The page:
PORTSMOUTH, Va. (WAVY) — It’s a call nobody ever wants to get, but it’s the call Brad Barker just received hours after he got married.
The call came Sunday from the mother of his new wife, Samantha Barker, informing him of the death of his new brother-in-law Nathan Robinson and Robinson’s entire family in a head-on crash on Interstate 95 in Georgia.
“I still don’t know how to feel about this. It’s not one person, it was the whole family,” Barker said.
Hours before, Barker, 43, had met the family of five for the first time at his wedding in Land o’ Lakes, Florida.
“Them leaving straight from the wedding, it was about, six hours into their journey in Georgia when they got into the crash,” Barker said.
When Liberty County Sheriff’s Office deputies arrived, they found a head-on wreck between a Lexus and an SUV.
Robinson, 37, his wife Sara and their three children: Rebecca, 13; Stephen, 12; and Alexander (who went by Guy), 4; were pronounced dead at the scene.
The driver of the other car, Martin Lee Lang, 77, of Florida, was also killed.
His car was traveling south in the northbound lanes when it collided with the Robinsons, according to the sheriff’s department.
“Rumors that Sara, who was driving, had a medical condition that caused this are untrue,” Barker said.
Neither Sara or Nathan had been drinking alcohol at the wedding reception as they knew they had to drive home, according to Barker.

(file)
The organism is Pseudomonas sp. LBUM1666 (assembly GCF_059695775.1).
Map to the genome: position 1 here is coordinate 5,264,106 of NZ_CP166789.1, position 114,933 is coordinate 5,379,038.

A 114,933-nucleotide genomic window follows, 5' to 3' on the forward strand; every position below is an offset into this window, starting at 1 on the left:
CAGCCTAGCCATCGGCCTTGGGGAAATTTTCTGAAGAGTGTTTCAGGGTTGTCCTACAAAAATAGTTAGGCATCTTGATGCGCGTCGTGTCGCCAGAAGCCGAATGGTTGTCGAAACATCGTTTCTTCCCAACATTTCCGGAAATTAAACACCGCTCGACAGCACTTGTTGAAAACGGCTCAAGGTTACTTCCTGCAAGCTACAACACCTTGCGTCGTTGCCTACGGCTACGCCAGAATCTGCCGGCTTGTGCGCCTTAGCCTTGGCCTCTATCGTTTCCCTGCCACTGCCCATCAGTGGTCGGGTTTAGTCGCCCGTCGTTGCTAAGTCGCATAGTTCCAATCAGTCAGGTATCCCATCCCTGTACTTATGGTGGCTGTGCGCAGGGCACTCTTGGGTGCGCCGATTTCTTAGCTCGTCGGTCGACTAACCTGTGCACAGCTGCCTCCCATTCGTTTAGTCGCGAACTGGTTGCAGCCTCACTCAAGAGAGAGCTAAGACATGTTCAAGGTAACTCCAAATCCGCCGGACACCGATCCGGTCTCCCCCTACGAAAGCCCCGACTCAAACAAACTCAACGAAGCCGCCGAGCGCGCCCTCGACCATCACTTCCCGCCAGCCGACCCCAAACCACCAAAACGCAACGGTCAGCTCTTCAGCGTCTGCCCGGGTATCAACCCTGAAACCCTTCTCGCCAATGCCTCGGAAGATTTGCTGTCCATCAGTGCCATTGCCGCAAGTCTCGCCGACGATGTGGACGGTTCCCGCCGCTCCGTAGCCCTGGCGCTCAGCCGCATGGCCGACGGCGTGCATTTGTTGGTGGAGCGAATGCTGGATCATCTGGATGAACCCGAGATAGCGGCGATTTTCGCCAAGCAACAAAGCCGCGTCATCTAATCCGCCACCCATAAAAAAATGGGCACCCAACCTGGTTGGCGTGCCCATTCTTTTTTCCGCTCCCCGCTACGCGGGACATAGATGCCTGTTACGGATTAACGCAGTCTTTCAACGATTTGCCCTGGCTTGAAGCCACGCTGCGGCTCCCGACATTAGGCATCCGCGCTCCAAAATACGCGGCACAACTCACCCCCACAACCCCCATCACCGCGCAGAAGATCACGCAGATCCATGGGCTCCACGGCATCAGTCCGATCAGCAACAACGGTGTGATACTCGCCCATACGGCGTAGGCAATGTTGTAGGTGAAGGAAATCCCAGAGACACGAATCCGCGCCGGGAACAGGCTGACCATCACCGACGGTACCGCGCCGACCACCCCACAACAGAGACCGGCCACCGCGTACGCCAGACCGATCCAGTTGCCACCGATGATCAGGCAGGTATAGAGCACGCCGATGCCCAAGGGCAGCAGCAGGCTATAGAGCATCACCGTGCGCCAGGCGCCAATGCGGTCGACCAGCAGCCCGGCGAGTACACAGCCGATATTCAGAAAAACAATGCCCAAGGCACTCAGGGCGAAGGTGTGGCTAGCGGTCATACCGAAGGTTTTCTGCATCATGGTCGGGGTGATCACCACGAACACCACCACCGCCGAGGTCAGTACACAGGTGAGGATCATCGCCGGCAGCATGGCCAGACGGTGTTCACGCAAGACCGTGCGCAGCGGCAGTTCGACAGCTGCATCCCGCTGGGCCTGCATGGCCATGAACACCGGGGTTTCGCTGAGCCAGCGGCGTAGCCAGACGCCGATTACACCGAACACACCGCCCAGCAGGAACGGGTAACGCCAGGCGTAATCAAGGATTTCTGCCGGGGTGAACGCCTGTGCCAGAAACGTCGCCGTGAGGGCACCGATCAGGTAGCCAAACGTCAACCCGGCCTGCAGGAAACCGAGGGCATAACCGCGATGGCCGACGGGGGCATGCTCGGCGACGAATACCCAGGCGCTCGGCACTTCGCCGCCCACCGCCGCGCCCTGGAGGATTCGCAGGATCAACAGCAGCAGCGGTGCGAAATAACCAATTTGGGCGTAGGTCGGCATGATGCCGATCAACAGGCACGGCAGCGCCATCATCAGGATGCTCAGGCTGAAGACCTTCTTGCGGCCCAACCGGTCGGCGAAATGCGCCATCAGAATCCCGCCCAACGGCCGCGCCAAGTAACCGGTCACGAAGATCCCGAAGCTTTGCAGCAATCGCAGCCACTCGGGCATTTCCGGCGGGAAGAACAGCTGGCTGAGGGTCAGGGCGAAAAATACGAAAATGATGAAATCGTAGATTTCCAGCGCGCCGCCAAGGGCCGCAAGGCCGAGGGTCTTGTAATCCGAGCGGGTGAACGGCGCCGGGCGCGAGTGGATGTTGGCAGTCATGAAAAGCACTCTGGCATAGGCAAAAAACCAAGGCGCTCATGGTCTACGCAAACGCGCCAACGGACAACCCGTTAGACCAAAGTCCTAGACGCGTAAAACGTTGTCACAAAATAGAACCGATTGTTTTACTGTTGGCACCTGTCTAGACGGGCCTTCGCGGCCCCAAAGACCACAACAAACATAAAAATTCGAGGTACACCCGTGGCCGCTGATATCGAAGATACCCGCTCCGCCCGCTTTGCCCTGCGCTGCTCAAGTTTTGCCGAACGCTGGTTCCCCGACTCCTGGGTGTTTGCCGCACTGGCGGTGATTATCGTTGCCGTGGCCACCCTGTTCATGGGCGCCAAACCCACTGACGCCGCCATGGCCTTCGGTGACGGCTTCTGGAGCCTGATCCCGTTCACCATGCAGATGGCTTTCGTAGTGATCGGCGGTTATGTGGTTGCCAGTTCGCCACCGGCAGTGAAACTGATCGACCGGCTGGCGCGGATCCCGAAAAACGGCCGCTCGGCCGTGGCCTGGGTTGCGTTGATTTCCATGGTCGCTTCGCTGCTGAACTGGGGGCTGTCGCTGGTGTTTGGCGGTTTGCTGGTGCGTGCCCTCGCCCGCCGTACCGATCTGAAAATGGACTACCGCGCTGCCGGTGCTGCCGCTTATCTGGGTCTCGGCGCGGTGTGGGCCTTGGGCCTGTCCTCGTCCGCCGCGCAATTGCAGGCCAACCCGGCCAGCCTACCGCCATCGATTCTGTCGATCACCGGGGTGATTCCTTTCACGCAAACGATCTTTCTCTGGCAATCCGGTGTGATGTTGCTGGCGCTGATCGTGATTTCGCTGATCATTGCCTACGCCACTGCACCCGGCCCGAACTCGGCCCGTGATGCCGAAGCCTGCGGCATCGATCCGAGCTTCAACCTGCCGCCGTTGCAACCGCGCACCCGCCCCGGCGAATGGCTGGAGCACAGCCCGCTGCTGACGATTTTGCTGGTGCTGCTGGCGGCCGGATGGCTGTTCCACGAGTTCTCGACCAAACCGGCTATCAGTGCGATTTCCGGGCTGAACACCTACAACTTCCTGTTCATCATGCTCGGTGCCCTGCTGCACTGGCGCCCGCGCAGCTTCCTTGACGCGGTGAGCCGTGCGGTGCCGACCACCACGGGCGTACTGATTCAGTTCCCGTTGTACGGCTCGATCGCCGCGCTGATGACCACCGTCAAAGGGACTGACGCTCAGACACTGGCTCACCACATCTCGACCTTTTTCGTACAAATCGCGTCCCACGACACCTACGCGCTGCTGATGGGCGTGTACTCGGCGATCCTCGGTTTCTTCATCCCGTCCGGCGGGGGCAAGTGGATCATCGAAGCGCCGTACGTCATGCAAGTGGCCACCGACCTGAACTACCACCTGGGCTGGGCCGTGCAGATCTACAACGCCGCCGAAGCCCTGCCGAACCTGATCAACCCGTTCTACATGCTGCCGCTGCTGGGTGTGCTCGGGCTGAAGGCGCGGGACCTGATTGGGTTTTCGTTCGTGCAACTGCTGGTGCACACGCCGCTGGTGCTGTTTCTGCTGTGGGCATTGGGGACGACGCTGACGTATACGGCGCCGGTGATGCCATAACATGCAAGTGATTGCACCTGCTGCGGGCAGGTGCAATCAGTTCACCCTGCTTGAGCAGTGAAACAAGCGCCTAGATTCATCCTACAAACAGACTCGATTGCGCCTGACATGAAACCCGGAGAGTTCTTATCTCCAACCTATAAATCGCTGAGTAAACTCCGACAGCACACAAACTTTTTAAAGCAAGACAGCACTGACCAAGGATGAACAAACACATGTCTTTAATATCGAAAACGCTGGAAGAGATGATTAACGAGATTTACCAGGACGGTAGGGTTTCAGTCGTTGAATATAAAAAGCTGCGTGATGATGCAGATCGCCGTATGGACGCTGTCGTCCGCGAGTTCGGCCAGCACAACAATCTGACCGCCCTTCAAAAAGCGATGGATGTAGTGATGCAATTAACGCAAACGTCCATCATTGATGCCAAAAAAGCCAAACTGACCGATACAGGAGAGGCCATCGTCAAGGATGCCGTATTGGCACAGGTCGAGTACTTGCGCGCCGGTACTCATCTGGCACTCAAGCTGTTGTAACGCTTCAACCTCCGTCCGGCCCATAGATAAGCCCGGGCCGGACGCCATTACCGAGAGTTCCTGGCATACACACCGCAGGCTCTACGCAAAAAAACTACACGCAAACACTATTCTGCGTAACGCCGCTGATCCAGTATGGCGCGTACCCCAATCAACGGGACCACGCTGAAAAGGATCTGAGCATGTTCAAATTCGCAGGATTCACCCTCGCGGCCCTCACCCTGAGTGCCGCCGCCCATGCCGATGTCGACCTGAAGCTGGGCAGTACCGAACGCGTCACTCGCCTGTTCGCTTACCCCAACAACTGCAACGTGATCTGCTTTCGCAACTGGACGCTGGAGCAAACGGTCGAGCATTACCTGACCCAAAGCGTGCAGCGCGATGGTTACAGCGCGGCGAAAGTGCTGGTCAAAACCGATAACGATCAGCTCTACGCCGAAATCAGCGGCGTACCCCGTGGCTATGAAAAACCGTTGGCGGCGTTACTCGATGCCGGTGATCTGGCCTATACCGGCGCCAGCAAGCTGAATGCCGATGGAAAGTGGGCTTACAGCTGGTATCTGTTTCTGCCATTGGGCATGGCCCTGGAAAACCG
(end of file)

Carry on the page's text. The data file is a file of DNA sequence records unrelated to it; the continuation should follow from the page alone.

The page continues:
Understandably, Barker and his wife put off their honeymoon. They traveled to Portsmouth earlier this week to attend to the Robinson home and make funeral arrangements.
“The community here I would say is amazing,” Barker said. “They will be laid to rest here in Virginia.”
He said all are welcome to attend the funeral services Saturday, Feb. 29 at the Mission Church, 210 S. Witchduck Road in Virginia Beach.
Barker said that Nathan followed his father’s footsteps and worked as a machinist to provide for his family. Many of his former co-workers were coming in and out of the family home in Portsmouth’s Williams Court neighborhood, helping to clear it out.
Also, there was always kids.
“This was the kids’ safe space in the neighborhood,” Barker said. “They were always here.”
Barker said he isn’t yet sure yet how the family will tackle this loss long term. He said right now his focus is honoring them.
“They came to see me— I wanted to bring them home.”
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